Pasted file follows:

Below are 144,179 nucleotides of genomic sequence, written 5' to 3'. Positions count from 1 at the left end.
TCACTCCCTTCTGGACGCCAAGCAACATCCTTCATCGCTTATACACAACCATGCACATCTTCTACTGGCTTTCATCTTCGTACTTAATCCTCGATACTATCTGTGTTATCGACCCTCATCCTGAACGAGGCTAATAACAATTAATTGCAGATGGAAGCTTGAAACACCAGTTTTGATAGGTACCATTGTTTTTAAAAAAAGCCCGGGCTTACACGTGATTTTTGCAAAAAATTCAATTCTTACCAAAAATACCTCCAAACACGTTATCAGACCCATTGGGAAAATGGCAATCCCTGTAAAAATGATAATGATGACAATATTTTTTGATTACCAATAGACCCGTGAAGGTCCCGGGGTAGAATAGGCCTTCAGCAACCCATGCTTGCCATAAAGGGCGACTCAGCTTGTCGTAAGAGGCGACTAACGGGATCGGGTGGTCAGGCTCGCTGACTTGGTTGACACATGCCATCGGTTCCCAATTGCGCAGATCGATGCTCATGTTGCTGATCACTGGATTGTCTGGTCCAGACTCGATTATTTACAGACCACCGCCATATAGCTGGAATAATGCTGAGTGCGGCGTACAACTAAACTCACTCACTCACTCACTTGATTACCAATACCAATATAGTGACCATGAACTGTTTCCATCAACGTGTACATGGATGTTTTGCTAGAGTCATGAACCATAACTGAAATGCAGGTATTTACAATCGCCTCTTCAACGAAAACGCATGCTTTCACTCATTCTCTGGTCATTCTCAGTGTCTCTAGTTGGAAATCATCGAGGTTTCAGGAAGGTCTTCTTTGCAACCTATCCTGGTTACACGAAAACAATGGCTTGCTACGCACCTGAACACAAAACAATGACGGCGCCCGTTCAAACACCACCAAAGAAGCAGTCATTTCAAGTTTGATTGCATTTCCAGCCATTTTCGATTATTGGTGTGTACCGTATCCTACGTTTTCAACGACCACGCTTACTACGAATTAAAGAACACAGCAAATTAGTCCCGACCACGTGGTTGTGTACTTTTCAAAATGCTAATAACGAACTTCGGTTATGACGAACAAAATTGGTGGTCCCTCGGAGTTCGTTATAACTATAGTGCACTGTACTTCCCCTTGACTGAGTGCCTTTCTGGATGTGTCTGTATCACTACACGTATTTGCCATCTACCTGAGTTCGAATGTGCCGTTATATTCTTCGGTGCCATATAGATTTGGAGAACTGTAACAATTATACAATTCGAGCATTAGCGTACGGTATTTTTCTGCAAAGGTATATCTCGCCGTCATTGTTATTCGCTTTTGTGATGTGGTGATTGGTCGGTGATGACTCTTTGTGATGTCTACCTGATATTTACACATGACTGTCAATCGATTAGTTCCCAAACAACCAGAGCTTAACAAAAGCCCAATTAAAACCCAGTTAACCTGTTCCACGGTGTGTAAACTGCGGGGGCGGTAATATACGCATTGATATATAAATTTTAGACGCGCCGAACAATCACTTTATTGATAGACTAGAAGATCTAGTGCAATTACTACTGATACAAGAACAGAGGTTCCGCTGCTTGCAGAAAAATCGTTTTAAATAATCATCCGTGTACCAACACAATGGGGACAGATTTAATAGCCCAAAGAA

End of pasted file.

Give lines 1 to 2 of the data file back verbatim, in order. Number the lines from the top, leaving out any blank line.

Below are 144,179 nucleotides of genomic sequence, written 5' to 3'. Positions count from 1 at the left end.
TCACTCCCTTCTGGACGCCAAGCAACATCCTTCATCGCTTATACACAACCATGCACATCTTCTACTGGCTTTCATCTTCGTACTTAATCCTCGATACTATCTGTGTTATCGACCCTCATCCTGAACGAGGCTAATAACAATTAATTGCAGATGGAAGCTTGAAACACCAGTTTTGATAGGTACCATTGTTTTTAAAAAAAGCCCGGGCTTACACGTGATTTTTGCAAAAAATTCAATTCTTACCAAAAATACCTCCAAACACGTTATCAGACCCATTGGGAAAATGGCAATCCCTGTAAAAATGATAATGATGACAATATTTTTTGATTACCAATAGACCCGTGAAGGTCCCGGGGTAGAATAGGCCTTCAGCAACCCATGCTTGCCATAAAGGGCGACTCAGCTTGTCGTAAGAGGCGACTAACGGGATCGGGTGGTCAGGCTCGCTGACTTGGTTGACACATGCCATCGGTTCCCAATTGCGCAGATCGATGCTCATGTTGCTGATCACTGGATTGTCTGGTCCAGACTCGATTATTTACAGACCACCGCCATATAGCTGGAATAATGCTGAGTGCGGCGTACAACTAAACTCACTCACTCACTCACTTGATTACCAATACCAATATAGTGACCATGAACTGTTTCCATCAACGTGTACATGGATGTTTTGCTAGAGTCATGAACCATAACTGAAATGCAGGTATTTACAATCGCCTCTTCAACGAAAACGCATGCTTTCACTCATTCTCTGGTCATTCTCAGTGTCTCTAGTTGGAAATCATCGAGGTTTCAGGAAGGTCTTCTTTGCAACCTATCCTGGTTACACGAAAACAATGGCTTGCTACGCACCTGAACACAAAACAATGACGGCGCCCGTTCAAACACCACCAAAGAAGCAGTCATTTCAAGTTTGATTGCATTTCCAGCCATTTTCGATTATTGGTGTGTACCGTATCCTACGTTTTCAACGACCACGCTTACTACGAATTAAAGAACACAGCAAATTAGTCCCGACCACGTGGTTGTGTACTTTTCAAAATGCTAATAACGAACTTCGGTTATGACGAACAAAATTGGTGGTCCCTCGGAGTTCGTTATAACTATAGTGCACTGTACTTCCCCTTGACTGAGTGCCTTTCTGGATGTGTCTGTATCACTACACGTATTTGCCATCTACCTGAGTTCGAATGTGCCGTTATATTCTTCGGTGCCATATAGATTTGGAGAACTGTAACAATTATACAATTCGAGCATTAGCGTACGGTATTTTTCTGCAAAGGTATATCTCGCCGTCATTGTTATTCGCTTTTGTGATGTGGTGATTGGTCGGTGATGACTCTTTGTGATGTCTACCTGATATTTACACATGACTGTCAATCGATTAGTTCCCAAACAACCAGAGCTTAACAAAAGCCCAATTAAAACCCAGTTAACCTGTTCCACGGTGTGTAAACTGCGGGGGCGGTAATATACGCATTGATATATAAATTTTAGACGCGCCGAACAATCACTTTATTGATAGACTAGAAGATCTAGTGCAATTACTACTGATACAAGAACAGAGGTTCCGCTGCTTGCAGAAAAATCGTTTTAAATAATCATCCGTGTACCAACACAATGGGGACAGATTTAATAGCCCAAAGAA